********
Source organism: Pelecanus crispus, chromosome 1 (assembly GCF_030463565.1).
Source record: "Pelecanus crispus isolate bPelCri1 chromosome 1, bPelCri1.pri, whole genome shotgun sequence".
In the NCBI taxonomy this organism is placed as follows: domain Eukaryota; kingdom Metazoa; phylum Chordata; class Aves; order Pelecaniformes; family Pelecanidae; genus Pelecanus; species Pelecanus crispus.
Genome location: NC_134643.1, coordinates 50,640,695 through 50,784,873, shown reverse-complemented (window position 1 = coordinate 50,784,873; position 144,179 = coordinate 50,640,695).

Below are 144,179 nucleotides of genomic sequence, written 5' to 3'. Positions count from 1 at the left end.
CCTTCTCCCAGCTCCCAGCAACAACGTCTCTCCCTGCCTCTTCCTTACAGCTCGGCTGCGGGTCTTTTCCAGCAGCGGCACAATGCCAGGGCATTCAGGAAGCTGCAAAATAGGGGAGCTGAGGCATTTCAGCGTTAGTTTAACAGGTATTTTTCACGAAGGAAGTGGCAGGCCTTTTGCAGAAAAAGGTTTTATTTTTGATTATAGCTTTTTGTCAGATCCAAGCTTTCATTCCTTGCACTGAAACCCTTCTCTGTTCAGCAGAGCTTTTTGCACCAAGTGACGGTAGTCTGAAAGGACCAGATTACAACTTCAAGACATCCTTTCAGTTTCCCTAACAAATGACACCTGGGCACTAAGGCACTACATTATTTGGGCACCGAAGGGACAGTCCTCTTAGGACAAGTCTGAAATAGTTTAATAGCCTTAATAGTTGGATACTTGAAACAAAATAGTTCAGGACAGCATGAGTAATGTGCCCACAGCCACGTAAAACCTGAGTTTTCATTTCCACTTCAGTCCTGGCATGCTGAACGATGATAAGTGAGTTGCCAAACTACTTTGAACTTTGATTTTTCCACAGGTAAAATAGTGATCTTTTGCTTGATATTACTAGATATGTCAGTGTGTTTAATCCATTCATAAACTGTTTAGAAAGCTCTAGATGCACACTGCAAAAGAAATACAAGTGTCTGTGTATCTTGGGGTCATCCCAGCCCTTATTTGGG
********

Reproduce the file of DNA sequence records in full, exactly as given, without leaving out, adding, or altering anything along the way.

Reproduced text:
Source organism: Pelecanus crispus, chromosome 1 (assembly GCF_030463565.1).
Source record: "Pelecanus crispus isolate bPelCri1 chromosome 1, bPelCri1.pri, whole genome shotgun sequence".
In the NCBI taxonomy this organism is placed as follows: domain Eukaryota; kingdom Metazoa; phylum Chordata; class Aves; order Pelecaniformes; family Pelecanidae; genus Pelecanus; species Pelecanus crispus.
Genome location: NC_134643.1, coordinates 50,640,695 through 50,784,873, shown reverse-complemented (window position 1 = coordinate 50,784,873; position 144,179 = coordinate 50,640,695).

Below are 144,179 nucleotides of genomic sequence, written 5' to 3'. Positions count from 1 at the left end.
CCTTCTCCCAGCTCCCAGCAACAACGTCTCTCCCTGCCTCTTCCTTACAGCTCGGCTGCGGGTCTTTTCCAGCAGCGGCACAATGCCAGGGCATTCAGGAAGCTGCAAAATAGGGGAGCTGAGGCATTTCAGCGTTAGTTTAACAGGTATTTTTCACGAAGGAAGTGGCAGGCCTTTTGCAGAAAAAGGTTTTATTTTTGATTATAGCTTTTTGTCAGATCCAAGCTTTCATTCCTTGCACTGAAACCCTTCTCTGTTCAGCAGAGCTTTTTGCACCAAGTGACGGTAGTCTGAAAGGACCAGATTACAACTTCAAGACATCCTTTCAGTTTCCCTAACAAATGACACCTGGGCACTAAGGCACTACATTATTTGGGCACCGAAGGGACAGTCCTCTTAGGACAAGTCTGAAATAGTTTAATAGCCTTAATAGTTGGATACTTGAAACAAAATAGTTCAGGACAGCATGAGTAATGTGCCCACAGCCACGTAAAACCTGAGTTTTCATTTCCACTTCAGTCCTGGCATGCTGAACGATGATAAGTGAGTTGCCAAACTACTTTGAACTTTGATTTTTCCACAGGTAAAATAGTGATCTTTTGCTTGATATTACTAGATATGTCAGTGTGTTTAATCCATTCATAAACTGTTTAGAAAGCTCTAGATGCACACTGCAAAAGAAATACAAGTGTCTGTGTATCTTGGGGTCATCCCAGCCCTTATTTGGG